What Parents Can & Should Do If They Test Positive for COVID-19 During the Omicron Surge

by Natalie Kiser

As the highly transmissible COVID-19 variant Omicron brings a record number of cases, vaccinated and even boosted individuals are testing positive. School systems are moving classes back online, airlines are cancelling thousands of flights as pilots and flight attendants test positive and testing sites are overwhelmed with large crowds as we all re-think and revise our masking and social distancing comfort zones.

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“The concern is that it is much more contagious than previous variants, making it more likely that we and our children will get it,” said pediatrician Dr. Elena Shea. “The number of cases has exploded.”

As the Omicron variant continues to spread, inevitably parents and children will test positive. So, what should you do if you are one of them? We spoke with physicians and medical experts about the steps and proper procedures you should implement after you’ve received a positive test. Here’s their advice. 

First and foremost, what do we know about the severity of this variant in relation to children?

Doctors agree that overall Omicron appears to be less severe than previous variants, like Delta, but it is still too early to know for sure. 

“We are still in the data gathering phase in regard to this,” said Dr. Jessica Madden, board-certified pediatrician and neonatologist and Medical Director of Aeroflow Breastpumps . “We are definitely seeing more children hospitalized with Covid-19 right now than at any other time during the pandemic, but it’s unclear if this is due to there being so many positive cases versus it actually causing more severe disease in the pediatric population.”

One thing we do know for sure is that this variant is much more contagious than previous variants, which means there are bound to be more cases which is always a concern for doctors and hospital systems. 

If you are unvaccinated, and test positive what should you do?

In an ideal situation, one parent would be able to isolate on a separate floor of the home or even isolate outside the home, while a non-sick parent or caregiver cares for the household.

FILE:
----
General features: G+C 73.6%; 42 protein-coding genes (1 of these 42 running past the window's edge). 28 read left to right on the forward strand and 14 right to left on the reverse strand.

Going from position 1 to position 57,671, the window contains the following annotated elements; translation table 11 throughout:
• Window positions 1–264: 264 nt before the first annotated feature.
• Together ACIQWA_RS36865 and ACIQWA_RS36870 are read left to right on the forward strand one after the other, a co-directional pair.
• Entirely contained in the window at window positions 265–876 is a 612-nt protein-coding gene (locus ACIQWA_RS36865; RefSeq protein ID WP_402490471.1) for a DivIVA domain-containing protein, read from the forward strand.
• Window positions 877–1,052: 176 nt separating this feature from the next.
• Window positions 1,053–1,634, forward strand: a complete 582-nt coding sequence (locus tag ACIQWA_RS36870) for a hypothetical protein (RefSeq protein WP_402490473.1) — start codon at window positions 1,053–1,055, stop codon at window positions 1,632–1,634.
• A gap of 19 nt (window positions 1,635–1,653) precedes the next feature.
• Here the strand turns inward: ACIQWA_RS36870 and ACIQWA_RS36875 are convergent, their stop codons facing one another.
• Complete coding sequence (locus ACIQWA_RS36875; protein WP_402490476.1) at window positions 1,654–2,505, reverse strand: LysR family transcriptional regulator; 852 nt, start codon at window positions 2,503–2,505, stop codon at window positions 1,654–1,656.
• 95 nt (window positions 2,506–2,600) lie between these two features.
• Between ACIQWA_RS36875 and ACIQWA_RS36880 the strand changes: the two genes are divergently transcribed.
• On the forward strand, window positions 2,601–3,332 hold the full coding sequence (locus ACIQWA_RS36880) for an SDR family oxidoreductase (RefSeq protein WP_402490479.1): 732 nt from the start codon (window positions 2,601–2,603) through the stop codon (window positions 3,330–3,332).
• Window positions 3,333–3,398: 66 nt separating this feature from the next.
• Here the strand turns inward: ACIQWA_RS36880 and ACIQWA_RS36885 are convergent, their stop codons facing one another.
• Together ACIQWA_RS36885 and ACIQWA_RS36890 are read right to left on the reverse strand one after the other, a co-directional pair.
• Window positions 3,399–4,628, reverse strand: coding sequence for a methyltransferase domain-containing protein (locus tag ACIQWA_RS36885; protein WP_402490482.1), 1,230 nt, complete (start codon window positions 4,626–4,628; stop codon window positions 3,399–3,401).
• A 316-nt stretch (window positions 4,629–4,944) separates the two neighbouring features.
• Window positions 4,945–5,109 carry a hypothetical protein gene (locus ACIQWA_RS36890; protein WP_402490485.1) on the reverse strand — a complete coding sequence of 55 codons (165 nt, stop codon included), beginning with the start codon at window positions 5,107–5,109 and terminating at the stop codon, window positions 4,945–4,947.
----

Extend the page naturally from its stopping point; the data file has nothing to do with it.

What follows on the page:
“We do recommend isolating if possible but we know how hard that is. I know I couldn’t do it in my home,” said Dr. Shea. “If isolation is not possible the parent should wear a mask in the home at all times, should eat separate from the family, and try to limit contact.”

Dr. Shea also recommends following the newest CDC guidelines for unvaccinated persons testing positive, along with alerting anyone you may have come into contact within your contagious period, which is two days since your first symptom or positive test. As well as testing everyone in the home, once a parent or caregiver has tested positive, and then testing everyone again, three to five days after the first initial positive test. 

If you are vaccinated and test positive, what should you do?

Regardless of vaccination status, doctors agree that you should take the same precautions if you were not vaccinated. 

Dr. Nkeiruka Orajiaka, an attending pediatrician in emergency medicine recommends in addition to isolation, family members should quarantine for five days and then get tested. 

“This not only protects us from severe illnesses from Covid, and makes us available to care for our children, if the family gets sick,” she said. “But also provides a cocoon effect for young ones.”

Isolation helps reduce the likelihood of infection, and while being vaccinated is proven to lower the risk of contraction, Dr. Madden says that vaccinated positive individuals can still pass the virus to their children. 

What should you do as a parent if you are exposed to someone who has tested positive?

Coming into contact with someone who has tested positive for Covid-19 can be equally as alarming as testing positive, but Dr. Shea says wearing a mask in your home is the best way to prevent spread.

“Trying to isolate is helpful and everyone who is sick should try to stay in a designated sick area,” she said. “Have their own bathroom if possible, eat separately. But we acknowledge how hard that may be especially if you have small children who may not truly understand what is happening. Try your best.”

What precautions can your household take to prevent anyone from testing positive?

Doctors are clear that the best way to prevent testing positive for Covid-19 is to get everyone in your household who is eligible, vaccinated and boosted. 

Dr. Madden also recommends incorporating and encouraging a healthy lifestyle.

“Try your best to live a healthy lifestyle– including eating a wide variety of nutritious foods, getting enough physical activity, and outdoors time with sunshine,” she said. 

COVID-19 is not going anywhere, and with children under five still unable to be vaccinated, doctors agree that staying vigilant, safe and doing your part by getting vaccinated and masking up is the best way to protect yourselves and those around you.

“Most parents of kids younger than five years old are tired and stressed due to the fact that the kids cannot get vaccinated yet,” said Dr. Orajiaka. “The best we can do to protect this population is to vaccinate ourselves, wear our mask and limit our exposures, and exposure of our younger ones to visitors.”

Before you go, check out our favorite cough and cold remedies (all natural!) for kids: Natural-Products-to-Soothe-Your-Kid’s-Cold-Symptoms-embed